This weekend, I had one of the best experiences of my undergraduate career (of my life, quite possibly). For the past 8 months, I have been involved in an organization called Women in Science and Engineering (WISE) – UofT Chapter as part of the Conference Executive Team. Our task was to organize and lead the first annual WISE National Conference for young female and male leaders in the fields of science, business, engineering and technology. This weekend, after months of e-mailing keynote speakers, organizing workshops, and contacting competition judges, that conference became a reality. It was a pleasure to meet a group of talented students and professionals from diverse backgrounds and I’m still trying to wrap my mind around the fact that I had a part in making it all happen. I can sincerely say that I enjoyed every moment, every late night, and every stressful conversation that led to this point. But there’s one instance that stands out for me in particular.
Akela Peoples, President and CEO of The Learning Partnership
During her talk, one of our keynote speakers, Akela Peoples, encouraged a room full of eager delegates to change the way they lived and worked today so that they’d be proud of the person they grew to be years from now. She suggested that we take the time to write a eulogy that we’d be proud to have someone read at our own funeral. A somewhat morbid thought but one with a powerful message: If you want the world to remember you in the best light after you’re gone, you have to live your life being the best you that you can be.
I came home after the conference and thought to myself “What would I want others to say at my funeral? How would I want them to remember me?” What strikes me the most is that I don’t think of specific accomplishments or career moves that I hope to have accomplished before I pass on like I thought I would. I wouldn’t want a family member to stand at the podium and read out my resume to remember my passing. Instead, I think of the qualities and the skills that I hope to have obtained by then. Character. Service to humanity and to the community. Behaviour. Attitude.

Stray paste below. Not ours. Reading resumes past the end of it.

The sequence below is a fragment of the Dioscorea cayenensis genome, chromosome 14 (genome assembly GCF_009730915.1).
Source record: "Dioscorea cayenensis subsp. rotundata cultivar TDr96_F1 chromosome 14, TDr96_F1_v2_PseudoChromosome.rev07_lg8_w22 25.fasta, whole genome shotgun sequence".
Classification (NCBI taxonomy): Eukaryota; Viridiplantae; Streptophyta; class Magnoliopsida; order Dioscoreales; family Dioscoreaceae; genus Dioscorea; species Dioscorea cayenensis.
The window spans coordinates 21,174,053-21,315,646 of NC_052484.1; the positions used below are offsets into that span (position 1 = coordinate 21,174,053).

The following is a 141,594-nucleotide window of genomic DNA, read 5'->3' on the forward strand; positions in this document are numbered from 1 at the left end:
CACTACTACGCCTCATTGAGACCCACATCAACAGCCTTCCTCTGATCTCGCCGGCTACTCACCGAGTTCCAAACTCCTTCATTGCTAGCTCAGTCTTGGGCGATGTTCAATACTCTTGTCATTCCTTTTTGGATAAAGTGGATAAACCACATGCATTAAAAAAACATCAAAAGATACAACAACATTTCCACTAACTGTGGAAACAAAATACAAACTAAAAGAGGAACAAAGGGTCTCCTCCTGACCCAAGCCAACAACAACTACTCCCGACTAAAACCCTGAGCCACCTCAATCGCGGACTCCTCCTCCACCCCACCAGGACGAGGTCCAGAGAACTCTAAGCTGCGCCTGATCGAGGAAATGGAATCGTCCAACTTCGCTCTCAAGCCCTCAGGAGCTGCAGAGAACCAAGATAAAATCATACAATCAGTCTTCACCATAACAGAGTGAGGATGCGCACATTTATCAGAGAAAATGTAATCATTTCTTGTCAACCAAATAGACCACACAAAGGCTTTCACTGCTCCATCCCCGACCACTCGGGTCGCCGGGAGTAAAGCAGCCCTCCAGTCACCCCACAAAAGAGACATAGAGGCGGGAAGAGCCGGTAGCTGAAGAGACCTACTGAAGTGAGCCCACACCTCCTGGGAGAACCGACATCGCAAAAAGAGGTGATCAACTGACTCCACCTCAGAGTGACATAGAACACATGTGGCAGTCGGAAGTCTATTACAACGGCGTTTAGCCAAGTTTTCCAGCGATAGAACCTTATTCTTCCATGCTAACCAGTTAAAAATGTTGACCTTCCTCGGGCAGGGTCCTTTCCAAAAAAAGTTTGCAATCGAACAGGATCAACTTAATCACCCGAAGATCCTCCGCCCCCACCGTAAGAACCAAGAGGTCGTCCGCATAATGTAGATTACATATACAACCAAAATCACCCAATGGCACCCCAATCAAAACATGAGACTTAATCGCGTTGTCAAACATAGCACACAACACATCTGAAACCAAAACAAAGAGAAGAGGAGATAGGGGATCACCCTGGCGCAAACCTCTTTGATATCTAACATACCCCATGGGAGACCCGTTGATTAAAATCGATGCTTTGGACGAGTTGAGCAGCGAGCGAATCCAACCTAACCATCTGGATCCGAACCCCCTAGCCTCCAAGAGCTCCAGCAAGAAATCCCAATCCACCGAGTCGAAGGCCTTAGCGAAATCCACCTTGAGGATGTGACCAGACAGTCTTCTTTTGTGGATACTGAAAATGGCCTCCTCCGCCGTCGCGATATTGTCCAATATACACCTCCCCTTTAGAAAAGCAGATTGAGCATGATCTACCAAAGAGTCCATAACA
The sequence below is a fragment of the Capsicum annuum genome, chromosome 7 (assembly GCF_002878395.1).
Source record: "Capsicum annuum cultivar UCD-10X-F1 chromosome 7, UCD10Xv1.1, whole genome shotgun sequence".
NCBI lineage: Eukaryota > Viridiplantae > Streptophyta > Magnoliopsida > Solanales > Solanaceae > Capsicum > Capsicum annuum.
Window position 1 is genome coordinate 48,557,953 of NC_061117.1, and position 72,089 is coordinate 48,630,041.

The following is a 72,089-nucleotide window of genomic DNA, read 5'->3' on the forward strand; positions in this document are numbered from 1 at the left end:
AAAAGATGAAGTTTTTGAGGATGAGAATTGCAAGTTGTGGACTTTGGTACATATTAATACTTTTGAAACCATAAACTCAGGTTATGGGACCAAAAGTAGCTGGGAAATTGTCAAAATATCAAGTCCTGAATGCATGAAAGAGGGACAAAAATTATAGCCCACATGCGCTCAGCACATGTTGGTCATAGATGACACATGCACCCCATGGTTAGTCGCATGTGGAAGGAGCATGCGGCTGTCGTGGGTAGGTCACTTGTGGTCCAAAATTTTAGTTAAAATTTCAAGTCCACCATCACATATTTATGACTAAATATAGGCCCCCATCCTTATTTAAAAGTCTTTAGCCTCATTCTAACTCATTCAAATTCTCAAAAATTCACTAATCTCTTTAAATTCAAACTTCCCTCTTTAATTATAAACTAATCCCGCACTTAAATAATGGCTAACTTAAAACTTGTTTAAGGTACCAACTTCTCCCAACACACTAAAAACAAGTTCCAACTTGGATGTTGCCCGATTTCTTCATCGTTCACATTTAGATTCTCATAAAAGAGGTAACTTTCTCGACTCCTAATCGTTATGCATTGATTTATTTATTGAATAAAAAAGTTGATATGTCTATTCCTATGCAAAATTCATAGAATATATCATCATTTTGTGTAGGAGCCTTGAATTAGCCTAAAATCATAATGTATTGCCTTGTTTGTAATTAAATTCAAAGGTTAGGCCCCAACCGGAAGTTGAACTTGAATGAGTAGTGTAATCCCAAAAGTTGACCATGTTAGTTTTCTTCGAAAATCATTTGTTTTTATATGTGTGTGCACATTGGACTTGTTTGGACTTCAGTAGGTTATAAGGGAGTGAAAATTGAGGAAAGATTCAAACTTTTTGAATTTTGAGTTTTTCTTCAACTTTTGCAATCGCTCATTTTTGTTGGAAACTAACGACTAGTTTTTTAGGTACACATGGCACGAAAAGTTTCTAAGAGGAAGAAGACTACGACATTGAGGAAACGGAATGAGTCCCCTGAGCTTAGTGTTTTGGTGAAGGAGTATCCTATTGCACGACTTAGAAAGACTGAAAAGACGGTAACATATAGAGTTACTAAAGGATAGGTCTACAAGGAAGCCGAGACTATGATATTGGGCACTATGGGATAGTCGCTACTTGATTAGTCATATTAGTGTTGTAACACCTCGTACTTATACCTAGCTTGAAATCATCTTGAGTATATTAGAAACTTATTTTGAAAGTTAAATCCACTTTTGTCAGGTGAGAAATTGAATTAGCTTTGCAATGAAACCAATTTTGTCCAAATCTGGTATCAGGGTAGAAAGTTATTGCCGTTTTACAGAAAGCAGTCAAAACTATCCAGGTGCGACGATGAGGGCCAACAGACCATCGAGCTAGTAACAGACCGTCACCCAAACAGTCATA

We can be so caught up in getting ahead, in finding success, and in being the best that we forget to nurture the qualities and skills that we value most and pride ourselves on. Even worse, we overstep the people that we hope will be with us till the very end, speaking the words we’d want to be spoken when it’s our time. But in the end, it won’t matter where you placed in life, how far you went, or how high you climbed. What will matter is how you treated your peers and your subordinates, how you reacted to failure, and how much love and happiness you brought to the lives of your friends and family.
Till next week,
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